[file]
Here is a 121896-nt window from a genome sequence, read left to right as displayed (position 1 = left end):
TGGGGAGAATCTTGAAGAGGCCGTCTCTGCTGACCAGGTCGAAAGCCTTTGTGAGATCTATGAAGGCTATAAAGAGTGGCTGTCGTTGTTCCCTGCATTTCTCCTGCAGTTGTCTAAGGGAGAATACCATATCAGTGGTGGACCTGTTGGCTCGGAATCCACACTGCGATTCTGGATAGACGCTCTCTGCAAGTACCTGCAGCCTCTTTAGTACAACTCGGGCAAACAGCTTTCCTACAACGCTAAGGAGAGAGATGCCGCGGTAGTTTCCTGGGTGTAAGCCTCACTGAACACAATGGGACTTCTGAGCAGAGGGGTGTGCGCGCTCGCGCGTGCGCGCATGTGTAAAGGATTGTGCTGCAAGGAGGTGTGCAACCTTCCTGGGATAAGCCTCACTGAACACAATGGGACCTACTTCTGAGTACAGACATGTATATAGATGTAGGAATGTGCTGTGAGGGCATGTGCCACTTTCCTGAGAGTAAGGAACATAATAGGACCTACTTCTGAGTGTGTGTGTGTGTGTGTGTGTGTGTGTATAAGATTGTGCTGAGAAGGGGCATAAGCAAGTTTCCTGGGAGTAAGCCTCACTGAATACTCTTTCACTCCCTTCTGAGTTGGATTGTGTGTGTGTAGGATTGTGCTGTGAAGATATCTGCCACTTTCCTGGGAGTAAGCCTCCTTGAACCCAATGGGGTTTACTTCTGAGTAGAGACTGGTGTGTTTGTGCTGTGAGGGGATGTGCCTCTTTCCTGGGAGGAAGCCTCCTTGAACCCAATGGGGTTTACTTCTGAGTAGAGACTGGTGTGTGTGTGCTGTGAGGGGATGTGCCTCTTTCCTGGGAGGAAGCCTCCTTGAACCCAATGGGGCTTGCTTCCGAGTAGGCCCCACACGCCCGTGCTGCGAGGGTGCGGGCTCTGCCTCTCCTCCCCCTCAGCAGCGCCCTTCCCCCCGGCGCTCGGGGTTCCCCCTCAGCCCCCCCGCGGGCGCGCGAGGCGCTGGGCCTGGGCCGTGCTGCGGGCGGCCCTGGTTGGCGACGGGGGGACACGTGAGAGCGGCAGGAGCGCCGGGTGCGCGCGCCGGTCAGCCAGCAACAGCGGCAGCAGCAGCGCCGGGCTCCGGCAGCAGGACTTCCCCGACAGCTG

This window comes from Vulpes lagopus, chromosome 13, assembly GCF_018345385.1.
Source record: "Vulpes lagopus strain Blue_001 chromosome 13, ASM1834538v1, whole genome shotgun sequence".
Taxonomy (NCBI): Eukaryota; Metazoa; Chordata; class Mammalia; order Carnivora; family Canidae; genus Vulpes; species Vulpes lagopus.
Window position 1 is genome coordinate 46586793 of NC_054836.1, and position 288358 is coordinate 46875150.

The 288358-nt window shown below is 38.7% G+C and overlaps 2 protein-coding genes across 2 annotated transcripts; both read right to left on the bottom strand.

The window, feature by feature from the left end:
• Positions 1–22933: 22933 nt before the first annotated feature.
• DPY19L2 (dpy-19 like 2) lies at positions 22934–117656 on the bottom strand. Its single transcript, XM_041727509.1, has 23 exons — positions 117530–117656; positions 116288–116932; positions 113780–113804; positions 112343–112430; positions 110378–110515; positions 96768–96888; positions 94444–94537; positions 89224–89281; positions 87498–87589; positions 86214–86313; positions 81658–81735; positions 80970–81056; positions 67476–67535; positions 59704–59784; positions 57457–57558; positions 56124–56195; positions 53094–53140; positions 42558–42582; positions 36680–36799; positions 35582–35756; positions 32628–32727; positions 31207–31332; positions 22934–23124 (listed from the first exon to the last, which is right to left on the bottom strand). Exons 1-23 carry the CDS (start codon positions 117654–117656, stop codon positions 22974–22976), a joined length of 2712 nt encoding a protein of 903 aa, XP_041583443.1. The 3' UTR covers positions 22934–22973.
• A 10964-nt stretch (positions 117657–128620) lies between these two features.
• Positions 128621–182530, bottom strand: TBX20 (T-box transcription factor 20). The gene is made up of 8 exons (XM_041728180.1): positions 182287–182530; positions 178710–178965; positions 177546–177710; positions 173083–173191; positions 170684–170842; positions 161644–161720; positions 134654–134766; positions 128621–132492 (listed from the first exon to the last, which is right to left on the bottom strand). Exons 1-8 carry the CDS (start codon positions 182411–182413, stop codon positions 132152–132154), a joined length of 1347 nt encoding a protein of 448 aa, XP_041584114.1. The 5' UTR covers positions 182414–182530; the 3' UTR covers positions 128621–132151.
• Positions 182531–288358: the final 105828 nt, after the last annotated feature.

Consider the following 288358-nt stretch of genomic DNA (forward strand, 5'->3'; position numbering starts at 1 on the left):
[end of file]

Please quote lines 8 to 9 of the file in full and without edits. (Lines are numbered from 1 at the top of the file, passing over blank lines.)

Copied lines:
The window, feature by feature from the left end:
• Positions 1–22933: 22933 nt before the first annotated feature.